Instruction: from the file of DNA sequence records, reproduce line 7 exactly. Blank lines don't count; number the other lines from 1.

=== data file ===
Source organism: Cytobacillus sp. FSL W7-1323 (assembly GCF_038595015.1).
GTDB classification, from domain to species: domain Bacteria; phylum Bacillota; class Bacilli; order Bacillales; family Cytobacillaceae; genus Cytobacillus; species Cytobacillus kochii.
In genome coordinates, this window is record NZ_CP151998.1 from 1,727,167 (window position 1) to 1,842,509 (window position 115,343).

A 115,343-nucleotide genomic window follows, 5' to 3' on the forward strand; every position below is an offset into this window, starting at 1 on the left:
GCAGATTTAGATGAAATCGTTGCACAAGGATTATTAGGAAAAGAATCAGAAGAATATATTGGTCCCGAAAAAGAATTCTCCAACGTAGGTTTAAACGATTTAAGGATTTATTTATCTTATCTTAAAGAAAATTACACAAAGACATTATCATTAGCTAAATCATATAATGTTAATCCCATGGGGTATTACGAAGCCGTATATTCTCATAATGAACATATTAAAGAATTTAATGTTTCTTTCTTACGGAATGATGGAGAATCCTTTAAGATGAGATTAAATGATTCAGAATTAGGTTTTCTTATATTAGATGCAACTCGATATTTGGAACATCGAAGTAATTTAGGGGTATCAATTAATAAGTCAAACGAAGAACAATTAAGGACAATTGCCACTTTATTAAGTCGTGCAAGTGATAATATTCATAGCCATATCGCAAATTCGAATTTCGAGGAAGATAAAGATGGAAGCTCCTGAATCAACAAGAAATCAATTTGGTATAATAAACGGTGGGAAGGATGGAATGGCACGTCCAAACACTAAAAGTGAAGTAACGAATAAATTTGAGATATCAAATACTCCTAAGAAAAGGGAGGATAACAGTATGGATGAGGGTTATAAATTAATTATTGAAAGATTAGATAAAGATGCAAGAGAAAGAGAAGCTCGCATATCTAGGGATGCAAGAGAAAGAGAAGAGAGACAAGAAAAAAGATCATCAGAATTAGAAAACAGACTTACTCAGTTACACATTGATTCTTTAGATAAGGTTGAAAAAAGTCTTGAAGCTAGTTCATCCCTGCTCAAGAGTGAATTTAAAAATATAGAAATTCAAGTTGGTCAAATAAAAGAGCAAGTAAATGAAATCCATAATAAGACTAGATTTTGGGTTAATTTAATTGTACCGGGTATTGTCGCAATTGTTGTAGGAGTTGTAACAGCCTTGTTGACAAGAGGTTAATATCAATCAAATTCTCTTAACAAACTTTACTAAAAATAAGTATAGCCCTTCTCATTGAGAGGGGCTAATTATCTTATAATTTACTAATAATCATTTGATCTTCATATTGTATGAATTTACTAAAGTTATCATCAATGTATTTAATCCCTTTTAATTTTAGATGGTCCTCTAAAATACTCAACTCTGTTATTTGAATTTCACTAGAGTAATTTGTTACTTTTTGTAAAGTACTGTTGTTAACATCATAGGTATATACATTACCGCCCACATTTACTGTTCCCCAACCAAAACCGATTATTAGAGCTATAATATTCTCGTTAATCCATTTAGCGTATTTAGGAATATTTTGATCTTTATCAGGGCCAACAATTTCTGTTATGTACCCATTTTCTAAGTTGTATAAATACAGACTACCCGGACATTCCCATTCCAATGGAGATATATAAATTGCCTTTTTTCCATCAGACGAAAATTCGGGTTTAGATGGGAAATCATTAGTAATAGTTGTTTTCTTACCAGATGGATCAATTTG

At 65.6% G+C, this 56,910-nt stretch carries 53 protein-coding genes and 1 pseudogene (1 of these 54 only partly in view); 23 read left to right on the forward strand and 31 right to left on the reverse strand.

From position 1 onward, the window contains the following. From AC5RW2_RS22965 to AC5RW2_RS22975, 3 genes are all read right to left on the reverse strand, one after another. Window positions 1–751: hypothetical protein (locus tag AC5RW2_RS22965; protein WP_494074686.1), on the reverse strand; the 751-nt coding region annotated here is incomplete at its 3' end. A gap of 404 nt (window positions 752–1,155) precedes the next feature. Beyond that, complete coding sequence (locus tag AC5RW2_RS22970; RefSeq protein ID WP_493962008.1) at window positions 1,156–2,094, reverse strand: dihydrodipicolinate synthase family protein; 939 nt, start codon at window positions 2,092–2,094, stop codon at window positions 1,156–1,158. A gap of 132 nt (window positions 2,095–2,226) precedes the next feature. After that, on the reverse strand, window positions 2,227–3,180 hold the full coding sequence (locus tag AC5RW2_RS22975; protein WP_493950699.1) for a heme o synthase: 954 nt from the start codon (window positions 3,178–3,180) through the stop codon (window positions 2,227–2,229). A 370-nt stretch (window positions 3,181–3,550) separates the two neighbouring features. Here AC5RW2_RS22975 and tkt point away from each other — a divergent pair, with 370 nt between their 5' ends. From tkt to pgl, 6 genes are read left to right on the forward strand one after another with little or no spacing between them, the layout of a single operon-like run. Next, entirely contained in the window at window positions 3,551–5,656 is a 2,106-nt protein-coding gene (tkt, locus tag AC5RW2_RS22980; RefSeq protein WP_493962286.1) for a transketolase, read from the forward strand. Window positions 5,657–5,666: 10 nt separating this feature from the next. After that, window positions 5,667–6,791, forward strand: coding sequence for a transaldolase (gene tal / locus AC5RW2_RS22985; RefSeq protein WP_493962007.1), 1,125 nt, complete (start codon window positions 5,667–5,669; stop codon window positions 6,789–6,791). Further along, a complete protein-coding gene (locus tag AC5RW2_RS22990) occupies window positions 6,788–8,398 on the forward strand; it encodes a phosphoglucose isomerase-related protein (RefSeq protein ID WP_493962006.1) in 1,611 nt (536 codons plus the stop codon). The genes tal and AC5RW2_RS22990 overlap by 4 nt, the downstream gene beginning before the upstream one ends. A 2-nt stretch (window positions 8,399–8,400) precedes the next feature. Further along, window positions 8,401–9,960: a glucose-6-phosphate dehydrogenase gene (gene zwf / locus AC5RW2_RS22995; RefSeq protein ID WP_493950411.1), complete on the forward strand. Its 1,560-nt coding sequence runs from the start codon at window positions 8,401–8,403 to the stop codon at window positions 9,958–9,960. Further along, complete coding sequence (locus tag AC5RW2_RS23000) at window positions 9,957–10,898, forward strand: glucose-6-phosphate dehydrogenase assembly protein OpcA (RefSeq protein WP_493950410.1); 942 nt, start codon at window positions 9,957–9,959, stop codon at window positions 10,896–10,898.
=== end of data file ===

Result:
From position 1 onward, the window contains the following. From AC5RW2_RS22965 to AC5RW2_RS22975, 3 genes are all read right to left on the reverse strand, one after another. Window positions 1–751: hypothetical protein (locus tag AC5RW2_RS22965; protein WP_494074686.1), on the reverse strand; the 751-nt coding region annotated here is incomplete at its 3' end. A gap of 404 nt (window positions 752–1,155) precedes the next feature. Beyond that, complete coding sequence (locus tag AC5RW2_RS22970; RefSeq protein ID WP_493962008.1) at window positions 1,156–2,094, reverse strand: dihydrodipicolinate synthase family protein; 939 nt, start codon at window positions 2,092–2,094, stop codon at window positions 1,156–1,158. A gap of 132 nt (window positions 2,095–2,226) precedes the next feature. After that, on the reverse strand, window positions 2,227–3,180 hold the full coding sequence (locus tag AC5RW2_RS22975; protein WP_493950699.1) for a heme o synthase: 954 nt from the start codon (window positions 3,178–3,180) through the stop codon (window positions 2,227–2,229). A 370-nt stretch (window positions 3,181–3,550) separates the two neighbouring features. Here AC5RW2_RS22975 and tkt point away from each other — a divergent pair, with 370 nt between their 5' ends. From tkt to pgl, 6 genes are read left to right on the forward strand one after another with little or no spacing between them, the layout of a single operon-like run. Next, entirely contained in the window at window positions 3,551–5,656 is a 2,106-nt protein-coding gene (tkt, locus tag AC5RW2_RS22980; RefSeq protein WP_493962286.1) for a transketolase, read from the forward strand. Window positions 5,657–5,666: 10 nt separating this feature from the next. After that, window positions 5,667–6,791, forward strand: coding sequence for a transaldolase (gene tal / locus AC5RW2_RS22985; RefSeq protein WP_493962007.1), 1,125 nt, complete (start codon window positions 5,667–5,669; stop codon window positions 6,789–6,791). Further along, a complete protein-coding gene (locus tag AC5RW2_RS22990) occupies window positions 6,788–8,398 on the forward strand; it encodes a phosphoglucose isomerase-related protein (RefSeq protein ID WP_493962006.1) in 1,611 nt (536 codons plus the stop codon). The genes tal and AC5RW2_RS22990 overlap by 4 nt, the downstream gene beginning before the upstream one ends. A 2-nt stretch (window positions 8,399–8,400) precedes the next feature. Further along, window positions 8,401–9,960: a glucose-6-phosphate dehydrogenase gene (gene zwf / locus AC5RW2_RS22995; RefSeq protein ID WP_493950411.1), complete on the forward strand. Its 1,560-nt coding sequence runs from the start codon at window positions 8,401–8,403 to the stop codon at window positions 9,958–9,960. Further along, complete coding sequence (locus tag AC5RW2_RS23000) at window positions 9,957–10,898, forward strand: glucose-6-phosphate dehydrogenase assembly protein OpcA (RefSeq protein WP_493950410.1); 942 nt, start codon at window positions 9,957–9,959, stop codon at window positions 10,896–10,898.